*Phil Thalheimer, a Republican who has been active in the campaign to preserve the cross atop Mount Soledad as a war memorial, is expected to run in the upcoming race for the 1st District San Diego City Council seat.  On the other hand, Julie Dubick, now serving as a policy advisor to Mayor Jerry Sanders, says she will not be a candidate.  The story by Evan McLaughlin is in today's Voice of San Diego.

Tuesday, June 5

*The late Supreme Court Justice Louis Brandeis was quoted in a San Diego Union-Tribune editorial today about how a state should be a "laboratory for democracy" in the newspaper's argument in behalf of permitting California to pursue its own experimental health care policies. 

*U.S. Sen. Dianne Feinstein (Democrat, California) and U.S. Rep. Bob Filner (Democrat, san Diego) have persuaded the Federal Aviation Administration to delay switching over the responsibility for aviation in the Palm Springs area to a San Diego facility.  The lawmakers expressed concerns that the San Diego facility, which handles both military and civilian flights, is already understaffed.  The story by Steve Schmidt is in today's San Diego Union-Tribune.

*
U.S. Rep. Bob Filner (Democrat, San Diego) says he will post a "congressional reference" to permit Mexican citizen Francisco Rivera to sue the United States court over a used car which he says was purchased from the U.S. Customs Service but which still had a marijuana cache in it, resulting in his arrest in Ensenada.  The story is in today's San Diego Union-Tribune.

*U.S. Supreme Court Justice Ruth Bader Ginsburg, writing for a unanimous court, said civil rights lawyers who win a preliminary ruling, but later lose the case on the merits, cannot be considered the 'prevailing side' and thus are not entitled to fees paid by the defendant. The question arose in a case involving civil rights lawyers helping an anti-war group use their nude bodies to create a peace symbol on the beach.  The story by David G. Savage is in today's Los Angeles Times.  Another story by Savage dealt with a 5-4 decision by the Supreme Court in a death penalty case with Ginsburg and Justice Stephen Breyer voting in the minority.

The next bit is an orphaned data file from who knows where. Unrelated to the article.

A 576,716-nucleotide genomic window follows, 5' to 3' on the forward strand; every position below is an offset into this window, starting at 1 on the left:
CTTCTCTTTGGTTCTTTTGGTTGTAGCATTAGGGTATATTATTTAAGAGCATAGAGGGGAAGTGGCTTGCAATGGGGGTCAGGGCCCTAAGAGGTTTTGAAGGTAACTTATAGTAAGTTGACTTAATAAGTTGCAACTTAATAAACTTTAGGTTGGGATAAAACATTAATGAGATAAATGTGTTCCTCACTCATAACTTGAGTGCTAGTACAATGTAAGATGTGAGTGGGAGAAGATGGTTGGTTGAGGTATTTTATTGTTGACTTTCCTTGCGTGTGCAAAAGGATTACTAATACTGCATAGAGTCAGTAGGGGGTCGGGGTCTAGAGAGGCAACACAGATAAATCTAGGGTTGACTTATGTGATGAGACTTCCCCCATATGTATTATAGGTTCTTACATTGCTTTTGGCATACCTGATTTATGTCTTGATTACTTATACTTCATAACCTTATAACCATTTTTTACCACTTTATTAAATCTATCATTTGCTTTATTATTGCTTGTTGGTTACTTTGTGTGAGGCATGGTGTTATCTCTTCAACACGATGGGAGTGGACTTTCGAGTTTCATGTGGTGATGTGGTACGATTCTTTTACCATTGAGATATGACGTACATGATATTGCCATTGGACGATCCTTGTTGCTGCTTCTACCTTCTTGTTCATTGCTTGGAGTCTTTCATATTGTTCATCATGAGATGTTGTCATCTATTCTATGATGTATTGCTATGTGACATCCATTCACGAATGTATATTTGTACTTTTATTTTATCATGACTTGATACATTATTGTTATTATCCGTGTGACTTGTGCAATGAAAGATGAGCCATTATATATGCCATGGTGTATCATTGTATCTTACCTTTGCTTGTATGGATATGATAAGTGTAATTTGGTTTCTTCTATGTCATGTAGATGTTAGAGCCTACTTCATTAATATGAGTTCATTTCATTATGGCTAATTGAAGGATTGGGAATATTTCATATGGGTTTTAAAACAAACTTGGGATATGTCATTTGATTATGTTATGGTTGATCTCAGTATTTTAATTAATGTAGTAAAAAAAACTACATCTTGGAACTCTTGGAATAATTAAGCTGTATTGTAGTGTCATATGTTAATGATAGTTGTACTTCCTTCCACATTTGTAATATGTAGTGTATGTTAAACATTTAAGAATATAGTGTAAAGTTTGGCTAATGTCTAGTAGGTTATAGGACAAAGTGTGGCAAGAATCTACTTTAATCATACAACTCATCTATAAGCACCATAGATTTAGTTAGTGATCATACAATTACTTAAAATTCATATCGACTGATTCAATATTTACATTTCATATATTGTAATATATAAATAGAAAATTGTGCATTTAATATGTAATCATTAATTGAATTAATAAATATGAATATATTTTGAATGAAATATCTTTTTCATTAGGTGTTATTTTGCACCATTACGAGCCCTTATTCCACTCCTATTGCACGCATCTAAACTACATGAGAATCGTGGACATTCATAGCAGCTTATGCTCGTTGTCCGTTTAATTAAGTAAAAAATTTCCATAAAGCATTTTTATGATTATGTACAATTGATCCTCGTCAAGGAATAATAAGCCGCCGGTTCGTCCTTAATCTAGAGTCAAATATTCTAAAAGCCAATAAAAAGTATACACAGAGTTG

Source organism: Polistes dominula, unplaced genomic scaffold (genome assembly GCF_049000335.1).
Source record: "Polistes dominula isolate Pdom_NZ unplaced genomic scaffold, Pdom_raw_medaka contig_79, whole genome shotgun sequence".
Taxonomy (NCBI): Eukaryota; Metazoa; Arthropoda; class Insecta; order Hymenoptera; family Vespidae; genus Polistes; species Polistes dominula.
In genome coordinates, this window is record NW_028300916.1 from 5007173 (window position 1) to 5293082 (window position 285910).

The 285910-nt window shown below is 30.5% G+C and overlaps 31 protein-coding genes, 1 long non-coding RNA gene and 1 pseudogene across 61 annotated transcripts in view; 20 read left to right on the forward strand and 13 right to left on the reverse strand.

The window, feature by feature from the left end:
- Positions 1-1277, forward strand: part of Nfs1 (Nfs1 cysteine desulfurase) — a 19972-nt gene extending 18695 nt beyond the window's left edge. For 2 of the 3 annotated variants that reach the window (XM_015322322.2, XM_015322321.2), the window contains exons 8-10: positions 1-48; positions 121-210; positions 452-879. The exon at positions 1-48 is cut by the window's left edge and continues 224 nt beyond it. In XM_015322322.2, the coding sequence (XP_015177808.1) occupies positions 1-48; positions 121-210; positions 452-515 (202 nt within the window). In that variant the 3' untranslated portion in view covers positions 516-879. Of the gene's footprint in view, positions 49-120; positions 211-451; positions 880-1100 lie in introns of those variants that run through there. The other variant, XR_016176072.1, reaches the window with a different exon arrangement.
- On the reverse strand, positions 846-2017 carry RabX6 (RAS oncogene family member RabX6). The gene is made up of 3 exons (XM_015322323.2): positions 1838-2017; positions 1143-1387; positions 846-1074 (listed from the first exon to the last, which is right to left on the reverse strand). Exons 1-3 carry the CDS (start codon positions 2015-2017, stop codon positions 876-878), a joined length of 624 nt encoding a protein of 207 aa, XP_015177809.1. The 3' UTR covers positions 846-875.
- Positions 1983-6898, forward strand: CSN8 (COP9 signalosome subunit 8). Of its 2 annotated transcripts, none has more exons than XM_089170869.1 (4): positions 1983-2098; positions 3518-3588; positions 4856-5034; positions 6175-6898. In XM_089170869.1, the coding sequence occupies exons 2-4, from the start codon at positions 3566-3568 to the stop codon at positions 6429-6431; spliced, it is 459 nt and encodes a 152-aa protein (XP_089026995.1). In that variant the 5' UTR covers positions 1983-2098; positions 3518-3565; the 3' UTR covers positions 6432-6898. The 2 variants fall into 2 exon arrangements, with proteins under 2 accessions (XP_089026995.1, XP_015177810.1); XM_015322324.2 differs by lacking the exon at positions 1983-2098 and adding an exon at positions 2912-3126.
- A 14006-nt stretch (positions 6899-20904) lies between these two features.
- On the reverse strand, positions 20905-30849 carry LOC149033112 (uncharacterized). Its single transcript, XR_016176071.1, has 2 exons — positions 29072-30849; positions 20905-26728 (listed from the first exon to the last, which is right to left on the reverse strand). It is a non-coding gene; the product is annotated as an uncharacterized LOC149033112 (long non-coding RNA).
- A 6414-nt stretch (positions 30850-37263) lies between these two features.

*The California Highway Patrol has recommended that reckless driving charges be brought against state Sen. Carole Migden (Democrat, San Francisco).  The Associated Press story is in today's San Diego Union-Tribune.

*
Producer David Milch says the new HBO series "John from Cincinnati" about a dysfunctional surfing family will do what many previous shows about surfing haven't—be authentic. The story by Brad Melekian is in today's San Diego Union-Tribune.

*
Seth Rogen, a 26-year-old comic from Canada, seems poised to become a well-known star, as a result of his lead role in the movie Knocked Up, which opens at theatres on Friday.  The story by Terry Lawson of MCT News Service is in today's San Diego Union-Tribune.

*U.S. Attorney Chuck Rosenberg said a federal indictment returned in Alexandria, Virginia, against Congressman William J. Jefferson (Democrat, Louisiana) accuses him of using his congressional office to enrich himself and his family through various business deals, including some in Nigeria. The story by Richard B. Schmitt and Ann Simmons is in today's Los Angeles Times.

*
Sarah Silverman as host of the MTV Movie Awards was so tasteless that she almost made people feel sorry for Paris Hilton.  Geoff Boucher's column is in the Los Angeles Times.

*The jury in the murder trial of record producer Phil Spector heard excerpts read from the diary of shooting victim Lana Clarkson that defense attorneys said were indications that she was suicidal. The story by Matt Krasnowski of Copley News Service is in today's San Diego Union-Tribune.

Wednesday, June 6

*Federal Reserve Board Chairman Ben Bernanke hinted in a speech that there is no hurry to lower interest rates, and not long afterwards the stock market declined.  The story by Jeremy W. Peters of the New York Times is in today's San Diego Union-Tribune.

*For Carl Bernstein, writing a book about Hillary Clinton was reminiscent of the time he covered the Watergate crisis—so much resistance did he get from powerful people.  The
story by Josh Getlin is in today's Los Angeles Times.

*
Political consultant Laurie Black, who once worked as an aide to former Congresswoman Lynn Schenk, was appointed by the San Diego City Council to serve on the San Diego Port Commission—a position that Schenk also had held before her election to the House of Representatives.  The story by Maureen Magee is in today's San Diego Union-Tribune.

*
Laurie and Larry David—she a writer about the environment and he the creator of television's "Seinfeld Show"—have announced their separation, saying that as friends they will raise their two children. The story by Robert W. Welkos is in today's Los Angeles Times.

*
State Sen. Christine Kehoe  has an
op-ed piece in today's San Diego Union-Tribune praising fellow San Diego Demcorat U.S. Rep. Susan Davis for her bill to remove a special provision from the law to permit a toll road company to build through Camp Pendleton.